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Field Guide to Tidal Wetland Plants of the Northeastern United States and Neighboring Canada

Vegetation of Beaches, Tidal Flats, Rocky Shores, Marshes, Swamps, and Coastal Ponds

Ralph W. Tiner

Publication Year: 2009

First published in 1987, Ralph W. Tiner's A Field Guide to Coastal Wetland Plants of the Northeastern United States soon established itself as the definitive work on its subject. Now Tiner has prepared a revised and expanded edition, broadening the coverage both botanically and geographically. It emphasizes plant identification and includes descriptions of over 700 species and illustrations of approximately 550 species. More tidal wetland types are covered (beaches, rocky shores, and tidal swamps) and the geographic scope extends as far north as Canada's Maritime Provinces.

Published by: University of Massachusetts Press

Title Page, Copyright Page

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pp. i-iv

Contents

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pp. vii-viii

Figures, Tables, and Maps

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pp. ix-x

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Preface

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pp. xi-xiii

When I was in college during the late 1960s, there were no courses in wetlands. The term wetland was not as widely used as it is today. Instead, these periodically waterlogged or flooded lands were simply called marshes, swamps, bogs, or by a host of other common names. My college textbook on ecology, Eugene Odum’s Fundamentals of Ecology (W. B. Saunders Company, 1967) did not use the term wetland and had only a few references to wetland habitats, namely salt marshes and mangroves. At this time, wetlands were still being dredged, filled, and drained on a large scale as their natural values were not fully appreciated by the public. ...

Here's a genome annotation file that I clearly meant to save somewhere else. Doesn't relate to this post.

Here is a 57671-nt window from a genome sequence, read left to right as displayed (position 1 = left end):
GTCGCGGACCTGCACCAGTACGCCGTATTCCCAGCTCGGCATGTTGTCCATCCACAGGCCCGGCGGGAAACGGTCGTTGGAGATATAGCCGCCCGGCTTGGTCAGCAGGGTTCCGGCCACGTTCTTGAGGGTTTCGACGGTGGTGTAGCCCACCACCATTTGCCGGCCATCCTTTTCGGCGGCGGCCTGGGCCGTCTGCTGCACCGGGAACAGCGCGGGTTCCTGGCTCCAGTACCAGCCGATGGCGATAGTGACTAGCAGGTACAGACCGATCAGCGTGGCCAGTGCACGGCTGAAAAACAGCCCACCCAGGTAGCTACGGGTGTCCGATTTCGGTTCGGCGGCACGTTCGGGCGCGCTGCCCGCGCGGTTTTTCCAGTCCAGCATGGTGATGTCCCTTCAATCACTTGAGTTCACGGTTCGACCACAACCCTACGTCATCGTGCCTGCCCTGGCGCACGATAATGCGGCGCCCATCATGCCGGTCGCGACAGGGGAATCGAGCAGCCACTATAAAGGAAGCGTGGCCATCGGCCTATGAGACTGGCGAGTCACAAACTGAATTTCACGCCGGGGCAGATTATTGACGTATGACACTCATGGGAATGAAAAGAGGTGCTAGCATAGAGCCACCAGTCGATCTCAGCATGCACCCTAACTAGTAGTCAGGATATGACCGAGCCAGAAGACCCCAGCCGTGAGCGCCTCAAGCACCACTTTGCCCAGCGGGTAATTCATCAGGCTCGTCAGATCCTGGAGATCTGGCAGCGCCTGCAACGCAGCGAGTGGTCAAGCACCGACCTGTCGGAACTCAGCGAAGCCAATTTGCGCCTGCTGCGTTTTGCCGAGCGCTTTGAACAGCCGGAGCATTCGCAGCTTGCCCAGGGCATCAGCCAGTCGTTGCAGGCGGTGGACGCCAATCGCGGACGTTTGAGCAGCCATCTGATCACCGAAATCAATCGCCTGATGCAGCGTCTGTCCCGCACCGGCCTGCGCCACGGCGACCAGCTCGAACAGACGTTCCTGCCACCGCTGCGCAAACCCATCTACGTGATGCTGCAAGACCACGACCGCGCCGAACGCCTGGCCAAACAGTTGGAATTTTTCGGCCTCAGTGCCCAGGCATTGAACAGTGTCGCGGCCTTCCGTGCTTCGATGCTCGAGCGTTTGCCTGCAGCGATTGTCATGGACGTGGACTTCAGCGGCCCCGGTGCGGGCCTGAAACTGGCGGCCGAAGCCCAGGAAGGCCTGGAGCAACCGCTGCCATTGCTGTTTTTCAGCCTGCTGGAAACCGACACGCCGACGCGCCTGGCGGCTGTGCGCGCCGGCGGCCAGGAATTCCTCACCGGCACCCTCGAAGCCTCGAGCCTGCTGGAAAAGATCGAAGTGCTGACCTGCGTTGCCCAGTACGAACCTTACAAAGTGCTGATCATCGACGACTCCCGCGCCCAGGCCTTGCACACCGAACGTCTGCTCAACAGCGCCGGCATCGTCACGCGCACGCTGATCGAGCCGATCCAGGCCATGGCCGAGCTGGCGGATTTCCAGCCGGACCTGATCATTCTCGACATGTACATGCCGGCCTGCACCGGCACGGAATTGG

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Note of Caution

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pp. xv-

Before you handle any plants, please learn to recognize poisonous plants. The two most familiar ones that cause serious skin irritations are woody plants: poison ivy (Toxicodendron radicans, Species 345) and poison sumac (Toxicodendron vernix, Species 283). Both have compound leaves, with the first having leaves divided into three leaflets and the latter having leaves divided into seven to thirteen leaflets. ...

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Acknowledgments

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pp. xvii-xviii

I extend my sincere thanks to the many individuals who have helped with the preparation of this book and the original edition. Most of the illustrations were drawn by Abigail Rorer, whose contribution helped bring the plant descriptions to life. ...

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Introduction

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pp. 1-2

Estuaries are among the world’s most productive natural ecosystems. The interaction between land and water resources leads to virtually unrivaled productivity that supports major coastal fisheries around the globe. More than two-thirds of the recreationally and commercially important fishes in the United States depend on tidal wetlands and associated estuarine waters for nursery and spawning grounds, and for some states, more than 90 percent of these species depend on the marsh–estuary complex. ...

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Tidal Wetland Types

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pp. 3-11